18. The petitioner filed his affidavit-in-reply affirmed on May 17, 1973 contending that he had the due authority and/or the ratification of Jauhar to encash the cheque through his account and the amount under the cheque was paid to him and the receipt in respect thereof was mislaid. It may be mentioned here that the petitioner in his affidavit-in-reply annexed a copy of the affidavit of Jauhar who was the defendant No. 1 in the said suit. In his affidavit which was affirmed on 3-12-1969 Jauhar denied that he ever gave authority to the petitioner to encash the cheque through petitioner's account or that he received the sum against the cheque for urgent necessity as alleged. These allegations according to him were absurd.

19. The learned Judge by his judgment dated December 17, 1973 held that apart from Regulation 39 in particular Sub-clause (2) there was no principle of natural justice which was required to be followed by the Corporation. It was further held that the power to remit for holding further inquiry was implicit in the disciplinary authority and the defect in the proceeding was cured by the disciplinary authority by directing further inquiry which was however not availed of by the petitioner. It was further held that the petitioner did not supply names of witnesses to the inquiry officer and could not complain violation of the principles of natural justice on this account. The Court was also of the opinion that the petitioner took an obstructionist policy throughout the inquiry proceedings and that adequate opportunity was given to the petitioner to show cause against the charges levelled against him. For all these reasons, the application was not maintainable at law and the Rule was discharged.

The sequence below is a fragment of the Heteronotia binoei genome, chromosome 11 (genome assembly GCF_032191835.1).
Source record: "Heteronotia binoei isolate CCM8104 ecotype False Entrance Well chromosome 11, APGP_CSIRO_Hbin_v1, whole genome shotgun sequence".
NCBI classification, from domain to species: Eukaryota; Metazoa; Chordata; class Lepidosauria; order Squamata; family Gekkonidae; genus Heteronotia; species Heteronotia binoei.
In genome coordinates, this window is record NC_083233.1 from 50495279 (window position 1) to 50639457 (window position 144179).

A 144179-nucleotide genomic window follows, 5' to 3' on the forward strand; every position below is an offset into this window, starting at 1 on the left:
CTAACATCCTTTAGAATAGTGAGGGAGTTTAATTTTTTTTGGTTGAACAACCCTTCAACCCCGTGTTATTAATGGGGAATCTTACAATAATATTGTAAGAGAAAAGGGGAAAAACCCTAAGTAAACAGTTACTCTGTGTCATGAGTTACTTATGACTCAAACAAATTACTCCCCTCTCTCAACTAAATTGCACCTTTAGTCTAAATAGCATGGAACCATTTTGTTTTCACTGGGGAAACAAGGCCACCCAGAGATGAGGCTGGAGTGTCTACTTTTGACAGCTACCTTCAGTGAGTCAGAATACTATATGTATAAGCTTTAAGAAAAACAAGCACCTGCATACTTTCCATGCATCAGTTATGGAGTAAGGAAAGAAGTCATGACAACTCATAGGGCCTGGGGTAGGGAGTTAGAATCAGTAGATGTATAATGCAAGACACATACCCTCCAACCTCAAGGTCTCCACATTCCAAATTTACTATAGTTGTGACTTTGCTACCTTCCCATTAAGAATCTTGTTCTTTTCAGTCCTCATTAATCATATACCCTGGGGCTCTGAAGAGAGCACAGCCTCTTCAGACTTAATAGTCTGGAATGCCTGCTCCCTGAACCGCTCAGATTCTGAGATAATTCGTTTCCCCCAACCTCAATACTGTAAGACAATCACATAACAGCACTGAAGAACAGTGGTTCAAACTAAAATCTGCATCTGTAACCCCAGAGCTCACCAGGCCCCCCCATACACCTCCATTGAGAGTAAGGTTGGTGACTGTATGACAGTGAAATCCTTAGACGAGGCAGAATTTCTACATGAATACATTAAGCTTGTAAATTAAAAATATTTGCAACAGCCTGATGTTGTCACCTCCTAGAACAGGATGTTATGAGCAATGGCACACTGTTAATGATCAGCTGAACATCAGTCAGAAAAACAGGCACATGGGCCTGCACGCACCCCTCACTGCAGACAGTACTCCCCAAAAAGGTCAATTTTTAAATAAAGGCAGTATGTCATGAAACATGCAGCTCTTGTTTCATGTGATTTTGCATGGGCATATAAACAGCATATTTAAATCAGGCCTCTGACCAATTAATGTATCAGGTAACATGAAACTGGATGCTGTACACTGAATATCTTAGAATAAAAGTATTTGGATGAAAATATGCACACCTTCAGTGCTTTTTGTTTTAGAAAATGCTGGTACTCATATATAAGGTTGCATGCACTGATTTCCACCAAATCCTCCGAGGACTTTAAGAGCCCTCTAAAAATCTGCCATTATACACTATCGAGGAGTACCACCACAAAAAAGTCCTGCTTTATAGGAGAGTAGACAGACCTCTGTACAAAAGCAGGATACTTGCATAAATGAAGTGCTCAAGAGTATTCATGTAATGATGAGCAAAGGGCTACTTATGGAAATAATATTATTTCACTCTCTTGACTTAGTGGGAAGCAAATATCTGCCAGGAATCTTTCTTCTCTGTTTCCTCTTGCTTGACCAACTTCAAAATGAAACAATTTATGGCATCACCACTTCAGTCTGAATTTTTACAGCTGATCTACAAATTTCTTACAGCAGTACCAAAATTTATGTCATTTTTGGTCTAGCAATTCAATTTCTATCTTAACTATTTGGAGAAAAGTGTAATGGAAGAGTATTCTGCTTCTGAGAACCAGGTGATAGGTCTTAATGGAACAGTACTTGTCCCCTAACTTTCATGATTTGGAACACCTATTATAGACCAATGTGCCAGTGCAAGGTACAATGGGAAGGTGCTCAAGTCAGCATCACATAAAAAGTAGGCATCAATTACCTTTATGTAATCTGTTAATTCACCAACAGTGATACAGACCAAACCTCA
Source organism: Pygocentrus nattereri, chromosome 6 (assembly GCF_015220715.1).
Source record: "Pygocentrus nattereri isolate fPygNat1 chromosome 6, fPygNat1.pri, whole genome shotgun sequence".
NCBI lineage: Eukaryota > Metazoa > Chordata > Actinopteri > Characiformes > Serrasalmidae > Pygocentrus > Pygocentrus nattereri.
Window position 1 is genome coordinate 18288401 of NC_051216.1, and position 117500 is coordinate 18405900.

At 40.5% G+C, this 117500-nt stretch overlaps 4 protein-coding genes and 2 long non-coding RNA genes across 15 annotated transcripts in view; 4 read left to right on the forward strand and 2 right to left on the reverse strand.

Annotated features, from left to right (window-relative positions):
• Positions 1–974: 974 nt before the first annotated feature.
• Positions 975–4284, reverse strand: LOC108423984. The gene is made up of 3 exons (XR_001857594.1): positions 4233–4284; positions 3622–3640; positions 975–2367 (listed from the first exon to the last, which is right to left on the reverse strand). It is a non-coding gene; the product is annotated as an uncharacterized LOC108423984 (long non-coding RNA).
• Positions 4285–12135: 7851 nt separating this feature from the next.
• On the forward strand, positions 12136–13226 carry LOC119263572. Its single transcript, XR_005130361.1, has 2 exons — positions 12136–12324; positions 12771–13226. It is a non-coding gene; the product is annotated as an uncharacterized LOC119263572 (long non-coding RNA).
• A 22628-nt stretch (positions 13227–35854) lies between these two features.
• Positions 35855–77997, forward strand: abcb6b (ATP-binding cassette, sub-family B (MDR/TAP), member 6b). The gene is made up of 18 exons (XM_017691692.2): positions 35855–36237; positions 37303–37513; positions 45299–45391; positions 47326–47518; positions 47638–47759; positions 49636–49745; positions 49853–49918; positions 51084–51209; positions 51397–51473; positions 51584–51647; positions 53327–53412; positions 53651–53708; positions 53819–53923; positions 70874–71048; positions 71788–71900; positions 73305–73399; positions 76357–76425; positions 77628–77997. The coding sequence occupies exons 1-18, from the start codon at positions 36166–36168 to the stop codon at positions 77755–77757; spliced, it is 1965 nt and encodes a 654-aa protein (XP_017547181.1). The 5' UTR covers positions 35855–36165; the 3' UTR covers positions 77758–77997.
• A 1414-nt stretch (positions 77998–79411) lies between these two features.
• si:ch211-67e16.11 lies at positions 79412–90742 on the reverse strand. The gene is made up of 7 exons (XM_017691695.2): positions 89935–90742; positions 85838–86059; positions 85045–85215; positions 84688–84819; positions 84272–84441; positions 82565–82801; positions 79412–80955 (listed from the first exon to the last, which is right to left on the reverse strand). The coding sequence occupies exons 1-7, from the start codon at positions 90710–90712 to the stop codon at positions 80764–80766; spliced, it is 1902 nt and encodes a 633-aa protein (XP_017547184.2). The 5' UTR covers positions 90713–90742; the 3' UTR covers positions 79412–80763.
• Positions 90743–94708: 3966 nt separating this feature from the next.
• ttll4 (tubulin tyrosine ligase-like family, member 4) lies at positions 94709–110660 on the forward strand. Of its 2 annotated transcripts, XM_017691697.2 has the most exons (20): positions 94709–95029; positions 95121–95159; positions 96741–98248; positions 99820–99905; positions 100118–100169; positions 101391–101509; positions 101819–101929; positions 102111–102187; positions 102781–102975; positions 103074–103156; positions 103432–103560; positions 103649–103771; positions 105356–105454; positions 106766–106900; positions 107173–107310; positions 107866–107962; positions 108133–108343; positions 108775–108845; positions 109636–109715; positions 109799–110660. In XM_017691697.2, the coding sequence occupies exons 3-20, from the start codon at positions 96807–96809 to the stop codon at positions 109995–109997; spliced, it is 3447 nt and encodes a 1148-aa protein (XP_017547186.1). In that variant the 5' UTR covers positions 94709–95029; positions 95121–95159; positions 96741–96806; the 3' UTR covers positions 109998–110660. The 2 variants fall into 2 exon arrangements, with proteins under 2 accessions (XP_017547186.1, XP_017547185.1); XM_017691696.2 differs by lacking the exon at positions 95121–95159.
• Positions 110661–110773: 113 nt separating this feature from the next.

20. The present appeal is against this decision.

21. Mr. Mitra and later on Mr. Mullick, learned Advocates on behalf of the petitioner appellant contended that the proceeding before the Inquiry Officer was vitiated by several fatal infirmities. It was submitted that there was no material before the Corporation for initiation of the disciplinary proceeding against the petitioner. The complaint about the delivery of the cheque and its encashment was made by Jauhar only by his letter of May 29, 1969 while the petitioner was suspended on March 14, 1969 and the charge sheet was issued to him on April 30, 1969. All these would indicate that the Corporation had no complaint or material for initiation of such proceeding, which, according to the petitioner, was for the collateral purpose of removing him from service by any means.

22. From the narration of events, which we have set out above in some detail in view of the constant reference made to it by the petitioner, it would appear that the Internal Auditor discovered in January 1969 that the signature on the reverse of the disputed cheque purported to be Juhar's, endorsing that the amount under the cheque was to be paid to the petitioner did not tally with his signature in the proposal form in the custody of the Corporation. The endorsement required to be made by the recipient on the reverse of the cheque is not a mere endorsement of the instrument but is also treated under its terms as contained in rubber stamp writings affixed on the reverse of all such cheques, as a receipt or acknowledgement of the payment of the amount covered by the cheque and no separate receipt is required. If therefore the Internal Auditor was satisfied that the signatures purported to be of Jauhar in the cheque was not his and the cheque, which was crossed, was encashed on endorsement purported to be Jauhar's through the banking account of the petitioner as the cheque itself indicated containing signature of the petitioner thereon, there was, in our opinion, sufficient materials for taking steps against the petitioner in contemplation of disciplinary proceeding and later on for initiating the disciplinary proceeding, even without any complaint from Jauhar.